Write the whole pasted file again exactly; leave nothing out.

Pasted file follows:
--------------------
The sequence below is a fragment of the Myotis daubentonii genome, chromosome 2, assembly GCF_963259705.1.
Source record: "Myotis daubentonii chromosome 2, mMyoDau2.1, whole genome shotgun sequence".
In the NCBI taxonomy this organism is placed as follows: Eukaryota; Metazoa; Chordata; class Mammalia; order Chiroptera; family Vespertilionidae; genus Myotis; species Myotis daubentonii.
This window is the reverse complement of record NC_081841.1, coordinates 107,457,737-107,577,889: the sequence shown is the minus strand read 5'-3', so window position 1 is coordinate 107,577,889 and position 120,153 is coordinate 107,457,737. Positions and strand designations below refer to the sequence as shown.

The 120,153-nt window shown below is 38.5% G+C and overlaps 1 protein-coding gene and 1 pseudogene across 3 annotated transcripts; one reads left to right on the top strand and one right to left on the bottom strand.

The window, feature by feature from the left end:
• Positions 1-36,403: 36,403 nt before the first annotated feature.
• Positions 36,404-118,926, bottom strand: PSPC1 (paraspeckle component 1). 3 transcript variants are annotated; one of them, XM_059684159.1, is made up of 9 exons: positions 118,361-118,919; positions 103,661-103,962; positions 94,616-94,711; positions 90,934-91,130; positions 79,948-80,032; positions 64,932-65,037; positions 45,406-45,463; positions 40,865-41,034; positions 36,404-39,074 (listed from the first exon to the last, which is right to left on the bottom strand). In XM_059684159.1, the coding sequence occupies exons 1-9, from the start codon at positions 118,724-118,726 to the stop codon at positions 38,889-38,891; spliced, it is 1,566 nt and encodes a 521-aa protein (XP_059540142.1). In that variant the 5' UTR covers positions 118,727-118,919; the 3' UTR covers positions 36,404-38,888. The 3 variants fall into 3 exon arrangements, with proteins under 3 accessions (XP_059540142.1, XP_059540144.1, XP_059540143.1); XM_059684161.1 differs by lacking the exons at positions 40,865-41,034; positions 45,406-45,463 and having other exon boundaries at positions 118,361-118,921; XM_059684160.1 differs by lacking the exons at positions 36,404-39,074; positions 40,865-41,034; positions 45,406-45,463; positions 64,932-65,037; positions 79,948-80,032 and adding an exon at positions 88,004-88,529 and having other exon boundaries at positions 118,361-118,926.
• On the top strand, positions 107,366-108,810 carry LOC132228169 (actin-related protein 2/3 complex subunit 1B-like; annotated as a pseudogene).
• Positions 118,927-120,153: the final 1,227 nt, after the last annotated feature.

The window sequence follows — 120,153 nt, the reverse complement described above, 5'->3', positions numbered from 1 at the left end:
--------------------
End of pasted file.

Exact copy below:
The sequence below is a fragment of the Myotis daubentonii genome, chromosome 2, assembly GCF_963259705.1.
Source record: "Myotis daubentonii chromosome 2, mMyoDau2.1, whole genome shotgun sequence".
In the NCBI taxonomy this organism is placed as follows: Eukaryota; Metazoa; Chordata; class Mammalia; order Chiroptera; family Vespertilionidae; genus Myotis; species Myotis daubentonii.
This window is the reverse complement of record NC_081841.1, coordinates 107,457,737-107,577,889: the sequence shown is the minus strand read 5'-3', so window position 1 is coordinate 107,577,889 and position 120,153 is coordinate 107,457,737. Positions and strand designations below refer to the sequence as shown.

The 120,153-nt window shown below is 38.5% G+C and overlaps 1 protein-coding gene and 1 pseudogene across 3 annotated transcripts; one reads left to right on the top strand and one right to left on the bottom strand.

The window, feature by feature from the left end:
• Positions 1-36,403: 36,403 nt before the first annotated feature.
• Positions 36,404-118,926, bottom strand: PSPC1 (paraspeckle component 1). 3 transcript variants are annotated; one of them, XM_059684159.1, is made up of 9 exons: positions 118,361-118,919; positions 103,661-103,962; positions 94,616-94,711; positions 90,934-91,130; positions 79,948-80,032; positions 64,932-65,037; positions 45,406-45,463; positions 40,865-41,034; positions 36,404-39,074 (listed from the first exon to the last, which is right to left on the bottom strand). In XM_059684159.1, the coding sequence occupies exons 1-9, from the start codon at positions 118,724-118,726 to the stop codon at positions 38,889-38,891; spliced, it is 1,566 nt and encodes a 521-aa protein (XP_059540142.1). In that variant the 5' UTR covers positions 118,727-118,919; the 3' UTR covers positions 36,404-38,888. The 3 variants fall into 3 exon arrangements, with proteins under 3 accessions (XP_059540142.1, XP_059540144.1, XP_059540143.1); XM_059684161.1 differs by lacking the exons at positions 40,865-41,034; positions 45,406-45,463 and having other exon boundaries at positions 118,361-118,921; XM_059684160.1 differs by lacking the exons at positions 36,404-39,074; positions 40,865-41,034; positions 45,406-45,463; positions 64,932-65,037; positions 79,948-80,032 and adding an exon at positions 88,004-88,529 and having other exon boundaries at positions 118,361-118,926.
• On the top strand, positions 107,366-108,810 carry LOC132228169 (actin-related protein 2/3 complex subunit 1B-like; annotated as a pseudogene).
• Positions 118,927-120,153: the final 1,227 nt, after the last annotated feature.

The window sequence follows — 120,153 nt, the reverse complement described above, 5'->3', positions numbered from 1 at the left end: